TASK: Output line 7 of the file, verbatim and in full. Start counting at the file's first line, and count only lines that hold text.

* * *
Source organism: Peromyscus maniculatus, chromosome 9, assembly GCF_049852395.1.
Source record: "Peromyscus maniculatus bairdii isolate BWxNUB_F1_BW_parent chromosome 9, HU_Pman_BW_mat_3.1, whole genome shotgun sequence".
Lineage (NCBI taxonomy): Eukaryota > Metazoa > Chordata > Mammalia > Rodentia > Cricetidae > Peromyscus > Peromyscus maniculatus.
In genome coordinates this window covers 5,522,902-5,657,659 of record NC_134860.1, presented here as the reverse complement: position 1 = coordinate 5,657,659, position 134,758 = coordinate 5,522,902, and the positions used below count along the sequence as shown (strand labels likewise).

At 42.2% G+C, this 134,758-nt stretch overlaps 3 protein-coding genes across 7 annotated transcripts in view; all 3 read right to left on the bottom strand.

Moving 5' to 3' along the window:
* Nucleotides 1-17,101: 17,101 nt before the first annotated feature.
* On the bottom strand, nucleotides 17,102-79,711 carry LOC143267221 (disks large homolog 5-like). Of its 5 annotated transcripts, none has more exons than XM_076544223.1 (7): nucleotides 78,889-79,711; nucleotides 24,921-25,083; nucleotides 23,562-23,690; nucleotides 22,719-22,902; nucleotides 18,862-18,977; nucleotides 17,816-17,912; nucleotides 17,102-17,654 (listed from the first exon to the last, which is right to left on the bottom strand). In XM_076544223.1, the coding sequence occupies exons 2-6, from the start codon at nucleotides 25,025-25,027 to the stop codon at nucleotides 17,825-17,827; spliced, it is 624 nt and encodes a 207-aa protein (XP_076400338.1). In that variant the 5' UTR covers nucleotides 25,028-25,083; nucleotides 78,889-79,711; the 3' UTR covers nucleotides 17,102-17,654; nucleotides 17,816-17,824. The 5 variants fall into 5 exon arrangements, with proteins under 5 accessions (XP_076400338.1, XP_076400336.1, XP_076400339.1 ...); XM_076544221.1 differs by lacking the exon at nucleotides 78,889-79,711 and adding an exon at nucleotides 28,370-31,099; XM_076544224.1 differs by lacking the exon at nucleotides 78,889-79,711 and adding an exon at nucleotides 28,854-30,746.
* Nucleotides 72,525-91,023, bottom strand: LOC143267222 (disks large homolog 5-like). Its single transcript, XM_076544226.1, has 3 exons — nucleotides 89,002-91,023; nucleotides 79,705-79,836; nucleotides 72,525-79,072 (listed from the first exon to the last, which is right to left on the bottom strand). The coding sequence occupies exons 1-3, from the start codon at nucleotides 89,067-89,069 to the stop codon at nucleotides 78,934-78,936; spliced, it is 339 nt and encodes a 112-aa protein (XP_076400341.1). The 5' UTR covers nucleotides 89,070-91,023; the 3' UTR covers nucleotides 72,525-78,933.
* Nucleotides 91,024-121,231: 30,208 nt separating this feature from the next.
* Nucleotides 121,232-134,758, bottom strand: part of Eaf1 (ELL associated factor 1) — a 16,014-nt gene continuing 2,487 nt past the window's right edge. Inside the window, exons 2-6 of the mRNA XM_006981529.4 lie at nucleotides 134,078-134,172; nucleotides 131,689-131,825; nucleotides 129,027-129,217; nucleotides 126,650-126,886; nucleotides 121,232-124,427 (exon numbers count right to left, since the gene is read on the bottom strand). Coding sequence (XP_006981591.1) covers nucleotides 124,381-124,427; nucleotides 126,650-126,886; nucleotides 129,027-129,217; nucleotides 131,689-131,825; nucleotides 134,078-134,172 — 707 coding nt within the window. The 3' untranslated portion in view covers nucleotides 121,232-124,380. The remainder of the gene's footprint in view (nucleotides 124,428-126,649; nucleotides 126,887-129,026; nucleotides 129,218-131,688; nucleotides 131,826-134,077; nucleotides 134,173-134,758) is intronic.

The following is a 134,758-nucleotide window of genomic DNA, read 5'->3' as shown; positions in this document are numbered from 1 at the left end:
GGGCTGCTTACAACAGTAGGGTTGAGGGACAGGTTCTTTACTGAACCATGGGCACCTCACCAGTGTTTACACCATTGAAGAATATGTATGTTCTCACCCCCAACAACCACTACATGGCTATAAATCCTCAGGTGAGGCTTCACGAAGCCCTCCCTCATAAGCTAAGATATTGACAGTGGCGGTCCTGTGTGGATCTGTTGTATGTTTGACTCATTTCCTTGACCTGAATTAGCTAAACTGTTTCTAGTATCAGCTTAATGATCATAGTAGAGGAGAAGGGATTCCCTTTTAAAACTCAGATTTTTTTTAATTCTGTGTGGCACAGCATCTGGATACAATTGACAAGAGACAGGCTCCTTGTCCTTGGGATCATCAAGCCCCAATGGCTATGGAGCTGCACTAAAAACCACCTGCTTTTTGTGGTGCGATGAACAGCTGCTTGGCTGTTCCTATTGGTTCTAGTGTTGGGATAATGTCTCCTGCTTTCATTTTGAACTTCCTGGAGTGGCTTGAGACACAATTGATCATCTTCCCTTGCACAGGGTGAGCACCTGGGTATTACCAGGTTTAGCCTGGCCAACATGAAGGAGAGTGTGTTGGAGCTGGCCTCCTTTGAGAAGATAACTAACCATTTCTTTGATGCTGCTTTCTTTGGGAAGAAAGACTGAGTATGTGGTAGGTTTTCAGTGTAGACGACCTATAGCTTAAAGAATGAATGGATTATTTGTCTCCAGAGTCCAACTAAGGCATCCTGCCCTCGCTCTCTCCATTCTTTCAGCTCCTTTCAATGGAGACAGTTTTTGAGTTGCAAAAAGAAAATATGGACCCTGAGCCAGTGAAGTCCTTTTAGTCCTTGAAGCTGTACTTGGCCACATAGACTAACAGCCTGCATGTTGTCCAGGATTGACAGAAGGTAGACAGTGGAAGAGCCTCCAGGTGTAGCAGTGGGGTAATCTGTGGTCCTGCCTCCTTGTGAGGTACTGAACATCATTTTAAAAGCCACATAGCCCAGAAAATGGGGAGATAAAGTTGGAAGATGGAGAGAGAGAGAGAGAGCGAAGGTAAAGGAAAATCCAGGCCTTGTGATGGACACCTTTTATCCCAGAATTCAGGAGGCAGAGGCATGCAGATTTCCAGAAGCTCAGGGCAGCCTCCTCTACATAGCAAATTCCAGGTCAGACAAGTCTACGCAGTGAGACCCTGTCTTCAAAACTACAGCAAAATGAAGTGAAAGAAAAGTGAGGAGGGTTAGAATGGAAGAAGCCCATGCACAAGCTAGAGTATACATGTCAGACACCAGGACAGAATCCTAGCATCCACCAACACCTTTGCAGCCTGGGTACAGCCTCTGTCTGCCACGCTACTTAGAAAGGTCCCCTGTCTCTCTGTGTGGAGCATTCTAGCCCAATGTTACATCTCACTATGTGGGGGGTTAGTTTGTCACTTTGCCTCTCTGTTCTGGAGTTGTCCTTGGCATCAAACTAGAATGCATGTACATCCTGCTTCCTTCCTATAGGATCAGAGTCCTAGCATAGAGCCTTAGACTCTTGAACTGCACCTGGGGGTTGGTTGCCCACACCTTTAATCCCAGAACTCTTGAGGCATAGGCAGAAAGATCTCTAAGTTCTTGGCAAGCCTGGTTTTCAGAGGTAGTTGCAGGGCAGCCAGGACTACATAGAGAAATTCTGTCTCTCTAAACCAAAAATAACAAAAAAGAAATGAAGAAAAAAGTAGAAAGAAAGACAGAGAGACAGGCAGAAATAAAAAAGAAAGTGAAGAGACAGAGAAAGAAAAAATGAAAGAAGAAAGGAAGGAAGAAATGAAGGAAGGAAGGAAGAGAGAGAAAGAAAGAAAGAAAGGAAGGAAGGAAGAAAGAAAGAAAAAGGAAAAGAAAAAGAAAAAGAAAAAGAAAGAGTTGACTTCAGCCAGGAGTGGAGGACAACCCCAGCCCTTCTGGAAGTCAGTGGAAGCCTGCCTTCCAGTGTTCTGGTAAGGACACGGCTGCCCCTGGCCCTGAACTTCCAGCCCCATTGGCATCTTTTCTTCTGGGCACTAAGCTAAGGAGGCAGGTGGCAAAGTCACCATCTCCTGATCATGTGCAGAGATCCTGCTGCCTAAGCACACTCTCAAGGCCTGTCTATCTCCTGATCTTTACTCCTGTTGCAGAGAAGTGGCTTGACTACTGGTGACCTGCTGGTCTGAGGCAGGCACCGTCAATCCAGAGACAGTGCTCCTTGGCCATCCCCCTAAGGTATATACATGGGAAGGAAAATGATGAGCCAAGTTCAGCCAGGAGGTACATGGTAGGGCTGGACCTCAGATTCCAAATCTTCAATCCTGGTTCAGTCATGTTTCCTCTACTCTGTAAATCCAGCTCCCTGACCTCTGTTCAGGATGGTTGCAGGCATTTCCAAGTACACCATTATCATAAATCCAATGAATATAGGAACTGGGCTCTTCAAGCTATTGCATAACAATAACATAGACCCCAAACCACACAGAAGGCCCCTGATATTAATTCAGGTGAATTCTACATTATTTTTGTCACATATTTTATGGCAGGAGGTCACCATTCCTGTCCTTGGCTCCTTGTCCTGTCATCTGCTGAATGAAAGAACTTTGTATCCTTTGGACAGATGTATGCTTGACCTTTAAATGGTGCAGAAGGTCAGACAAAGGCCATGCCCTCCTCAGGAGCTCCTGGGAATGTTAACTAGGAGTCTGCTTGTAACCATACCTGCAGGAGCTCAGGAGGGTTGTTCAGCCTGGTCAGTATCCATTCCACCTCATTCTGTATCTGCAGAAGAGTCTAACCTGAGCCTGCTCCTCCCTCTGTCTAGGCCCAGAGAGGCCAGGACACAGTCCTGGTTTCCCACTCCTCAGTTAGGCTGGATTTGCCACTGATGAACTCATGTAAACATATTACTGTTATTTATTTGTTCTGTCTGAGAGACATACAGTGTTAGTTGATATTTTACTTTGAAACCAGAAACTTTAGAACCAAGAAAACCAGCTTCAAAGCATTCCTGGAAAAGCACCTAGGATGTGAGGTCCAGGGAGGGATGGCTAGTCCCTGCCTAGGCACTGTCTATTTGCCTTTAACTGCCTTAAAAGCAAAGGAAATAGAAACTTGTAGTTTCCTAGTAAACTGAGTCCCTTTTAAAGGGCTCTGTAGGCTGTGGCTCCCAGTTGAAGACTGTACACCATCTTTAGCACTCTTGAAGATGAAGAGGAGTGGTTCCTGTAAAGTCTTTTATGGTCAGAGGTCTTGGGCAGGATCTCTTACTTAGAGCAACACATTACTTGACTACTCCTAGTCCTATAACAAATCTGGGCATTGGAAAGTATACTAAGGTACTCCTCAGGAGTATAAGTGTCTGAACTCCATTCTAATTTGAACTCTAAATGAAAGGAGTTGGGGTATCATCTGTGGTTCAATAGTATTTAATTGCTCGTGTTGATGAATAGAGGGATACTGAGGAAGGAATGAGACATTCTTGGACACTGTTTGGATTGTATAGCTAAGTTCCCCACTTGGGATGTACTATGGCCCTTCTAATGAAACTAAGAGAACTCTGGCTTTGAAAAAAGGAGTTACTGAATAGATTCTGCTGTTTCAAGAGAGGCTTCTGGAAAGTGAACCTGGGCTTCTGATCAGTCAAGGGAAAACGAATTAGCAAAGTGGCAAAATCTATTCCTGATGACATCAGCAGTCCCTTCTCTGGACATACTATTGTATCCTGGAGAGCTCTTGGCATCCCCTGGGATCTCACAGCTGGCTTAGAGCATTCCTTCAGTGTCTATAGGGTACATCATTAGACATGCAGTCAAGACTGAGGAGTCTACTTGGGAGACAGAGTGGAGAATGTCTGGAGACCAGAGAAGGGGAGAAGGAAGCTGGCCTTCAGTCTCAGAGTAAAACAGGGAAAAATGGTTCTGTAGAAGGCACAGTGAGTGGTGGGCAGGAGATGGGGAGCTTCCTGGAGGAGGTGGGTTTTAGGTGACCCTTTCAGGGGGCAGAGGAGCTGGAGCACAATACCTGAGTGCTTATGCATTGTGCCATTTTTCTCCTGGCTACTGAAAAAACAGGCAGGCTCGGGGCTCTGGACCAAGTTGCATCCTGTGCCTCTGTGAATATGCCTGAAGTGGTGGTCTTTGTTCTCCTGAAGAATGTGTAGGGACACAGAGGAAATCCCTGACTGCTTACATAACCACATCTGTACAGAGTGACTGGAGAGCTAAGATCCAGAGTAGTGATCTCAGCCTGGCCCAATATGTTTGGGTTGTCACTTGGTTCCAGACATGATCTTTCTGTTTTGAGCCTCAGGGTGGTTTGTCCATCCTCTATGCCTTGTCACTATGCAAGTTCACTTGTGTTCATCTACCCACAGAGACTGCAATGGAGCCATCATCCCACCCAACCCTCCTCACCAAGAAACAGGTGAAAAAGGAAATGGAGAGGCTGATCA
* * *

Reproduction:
* Nucleotides 1-17,101: 17,101 nt before the first annotated feature.